In Copper Empire by Donna Searight Simons, all of the necessary pieces of a good historical fiction novel come together against the intense setting of the U.P. copper mining boom.

 

 

 

The story takes place in the town of Red Jacket (Calumet) and deals with the events leading up to the 1913-1914 labor strike and the infamous Italian Hall Disaster in which over 70 people (mostly the children of miners) died. In fact, the story starts with a glimpse of that tragic Christmas Eve in 1913 and then jumps back significantly in time to start the narrative proper—a well-used device which will get readers invested in the story immediately and keep them turning the pages.

 

It might be something of an injustice to call copper mining the “setting” of this book. In Copper Empire, the mining industry—and the mine itself—function more as characters than as simple set pieces. The constant and overwhelming sense of danger on the lower levels of the mine, the ominous tension between labor and management: these abstract concepts seem to live and breathe and truly exist as much as any of the human characters do.

 

In fact, the storylines of romance and familial drama which help to get us invested in the characters and move the narrative along seem almost petty in comparison to the main story of the mine itself, and this is not surprising. The best historical novels are about history—not about cookie-cutter characters dropped into a certain place and time just because it seems like an interesting idea. Simons certainly seems to understand this, and that’s one of the reasons this novel succeeds for both local history enthusiasts and general readers of historical fiction.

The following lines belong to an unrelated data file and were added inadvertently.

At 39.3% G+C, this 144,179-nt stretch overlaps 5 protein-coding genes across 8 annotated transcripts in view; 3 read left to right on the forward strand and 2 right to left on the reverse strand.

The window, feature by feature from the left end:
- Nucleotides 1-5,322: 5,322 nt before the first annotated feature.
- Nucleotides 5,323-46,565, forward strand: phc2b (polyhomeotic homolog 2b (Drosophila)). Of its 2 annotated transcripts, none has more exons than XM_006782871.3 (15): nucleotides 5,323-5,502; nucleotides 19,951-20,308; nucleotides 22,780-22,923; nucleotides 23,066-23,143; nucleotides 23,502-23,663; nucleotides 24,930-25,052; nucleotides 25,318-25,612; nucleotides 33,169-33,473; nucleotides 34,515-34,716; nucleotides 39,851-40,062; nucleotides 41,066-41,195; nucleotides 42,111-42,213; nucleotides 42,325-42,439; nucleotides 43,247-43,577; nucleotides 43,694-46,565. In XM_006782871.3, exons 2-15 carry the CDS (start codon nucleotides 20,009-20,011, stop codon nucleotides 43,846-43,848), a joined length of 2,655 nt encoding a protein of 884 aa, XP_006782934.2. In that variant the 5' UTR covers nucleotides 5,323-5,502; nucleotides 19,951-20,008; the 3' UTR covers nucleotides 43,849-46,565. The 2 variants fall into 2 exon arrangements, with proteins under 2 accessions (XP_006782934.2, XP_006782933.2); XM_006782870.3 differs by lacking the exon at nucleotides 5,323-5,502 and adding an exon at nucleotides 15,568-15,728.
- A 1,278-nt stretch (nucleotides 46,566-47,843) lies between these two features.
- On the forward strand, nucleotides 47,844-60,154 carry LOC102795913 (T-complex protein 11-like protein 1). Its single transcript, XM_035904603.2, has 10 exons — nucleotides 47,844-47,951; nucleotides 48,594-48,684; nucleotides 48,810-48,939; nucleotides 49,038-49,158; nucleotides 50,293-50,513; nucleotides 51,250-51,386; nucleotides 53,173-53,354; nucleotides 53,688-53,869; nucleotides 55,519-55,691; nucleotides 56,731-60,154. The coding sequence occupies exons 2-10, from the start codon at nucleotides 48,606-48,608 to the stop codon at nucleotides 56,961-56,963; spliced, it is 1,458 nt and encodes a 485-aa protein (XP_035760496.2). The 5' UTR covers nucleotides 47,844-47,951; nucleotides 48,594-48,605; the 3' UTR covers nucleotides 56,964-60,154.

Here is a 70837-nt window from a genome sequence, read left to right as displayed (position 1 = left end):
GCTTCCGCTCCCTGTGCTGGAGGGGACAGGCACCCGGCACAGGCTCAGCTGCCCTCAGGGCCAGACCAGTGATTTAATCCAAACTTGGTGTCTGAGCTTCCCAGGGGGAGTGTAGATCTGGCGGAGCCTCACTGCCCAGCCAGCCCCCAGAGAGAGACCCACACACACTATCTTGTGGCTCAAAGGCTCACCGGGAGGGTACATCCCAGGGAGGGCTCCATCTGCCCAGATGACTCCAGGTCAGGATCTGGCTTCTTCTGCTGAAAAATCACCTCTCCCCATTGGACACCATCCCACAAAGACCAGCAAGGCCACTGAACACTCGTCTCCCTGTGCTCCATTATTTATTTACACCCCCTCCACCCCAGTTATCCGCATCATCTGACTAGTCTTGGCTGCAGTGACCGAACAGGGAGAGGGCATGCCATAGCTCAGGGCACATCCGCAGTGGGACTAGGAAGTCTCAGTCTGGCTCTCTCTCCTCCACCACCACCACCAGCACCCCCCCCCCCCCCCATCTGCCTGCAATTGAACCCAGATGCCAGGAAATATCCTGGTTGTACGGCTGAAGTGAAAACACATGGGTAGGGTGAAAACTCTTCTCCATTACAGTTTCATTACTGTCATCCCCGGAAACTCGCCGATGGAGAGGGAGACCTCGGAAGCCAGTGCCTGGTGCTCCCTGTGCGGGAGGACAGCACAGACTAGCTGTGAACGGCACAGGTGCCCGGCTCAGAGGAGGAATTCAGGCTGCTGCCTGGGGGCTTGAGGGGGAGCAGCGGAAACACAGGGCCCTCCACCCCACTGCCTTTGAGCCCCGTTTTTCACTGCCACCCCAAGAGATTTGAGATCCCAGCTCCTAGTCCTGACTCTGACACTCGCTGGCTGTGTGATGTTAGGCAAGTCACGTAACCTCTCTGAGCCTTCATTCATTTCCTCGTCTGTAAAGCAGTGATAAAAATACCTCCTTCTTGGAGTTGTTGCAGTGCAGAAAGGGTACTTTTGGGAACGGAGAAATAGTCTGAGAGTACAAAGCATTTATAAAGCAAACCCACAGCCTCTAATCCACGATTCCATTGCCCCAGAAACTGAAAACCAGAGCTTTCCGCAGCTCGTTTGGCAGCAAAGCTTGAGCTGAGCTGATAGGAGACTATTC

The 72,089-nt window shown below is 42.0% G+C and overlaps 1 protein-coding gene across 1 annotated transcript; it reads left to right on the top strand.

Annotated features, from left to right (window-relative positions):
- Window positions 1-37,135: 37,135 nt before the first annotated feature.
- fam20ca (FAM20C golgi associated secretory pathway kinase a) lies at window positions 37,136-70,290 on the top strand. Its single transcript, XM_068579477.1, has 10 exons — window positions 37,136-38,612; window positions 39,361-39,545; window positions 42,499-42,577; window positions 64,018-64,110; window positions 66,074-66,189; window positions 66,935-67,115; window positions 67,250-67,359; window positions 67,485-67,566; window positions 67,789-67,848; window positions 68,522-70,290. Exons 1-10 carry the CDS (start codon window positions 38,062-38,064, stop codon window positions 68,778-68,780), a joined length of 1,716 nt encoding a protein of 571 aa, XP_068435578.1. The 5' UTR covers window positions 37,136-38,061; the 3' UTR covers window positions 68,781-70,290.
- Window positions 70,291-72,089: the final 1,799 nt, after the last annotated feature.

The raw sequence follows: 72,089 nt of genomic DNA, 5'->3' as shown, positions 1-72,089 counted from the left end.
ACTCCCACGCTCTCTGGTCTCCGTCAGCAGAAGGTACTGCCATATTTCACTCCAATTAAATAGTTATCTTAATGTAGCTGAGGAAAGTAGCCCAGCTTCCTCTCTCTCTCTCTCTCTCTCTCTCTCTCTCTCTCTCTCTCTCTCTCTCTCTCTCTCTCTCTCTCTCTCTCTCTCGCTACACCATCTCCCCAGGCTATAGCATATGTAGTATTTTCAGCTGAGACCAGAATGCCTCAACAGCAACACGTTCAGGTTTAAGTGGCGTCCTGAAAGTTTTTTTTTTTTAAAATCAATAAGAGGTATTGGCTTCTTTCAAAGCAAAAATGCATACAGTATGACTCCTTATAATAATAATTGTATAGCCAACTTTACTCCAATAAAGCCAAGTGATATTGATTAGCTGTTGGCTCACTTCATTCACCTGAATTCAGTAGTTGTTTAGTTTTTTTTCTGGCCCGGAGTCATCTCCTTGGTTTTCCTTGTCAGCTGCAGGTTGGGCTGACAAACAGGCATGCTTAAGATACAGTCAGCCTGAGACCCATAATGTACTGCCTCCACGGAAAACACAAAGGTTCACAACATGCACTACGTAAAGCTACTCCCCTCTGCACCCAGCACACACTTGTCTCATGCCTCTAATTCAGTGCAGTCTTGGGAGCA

Besides being a solid entry into the historical fiction category, it is also fair to call Copper Empire an important book, because it deals with such an underrepresented subject. If you take historical novels set in 1840s California, or the Yukon, and stack them up against fiction written about the U.P. copper boom, a comparison cannot even be made due to the huge imbalance.

 

Copper Empire fills a long-neglected niche and does so with an accessible, straight-forward narrative featuring fully-realized characters and subplots that make turn-of-the-century Calumet come alive.

 

For further insight into the Italian Hall Disaster, check out Steve Lehto’s nonfiction book Death’s Door: the truth behind Michigan’s largest mass murder, located at call number 977.4 LEH.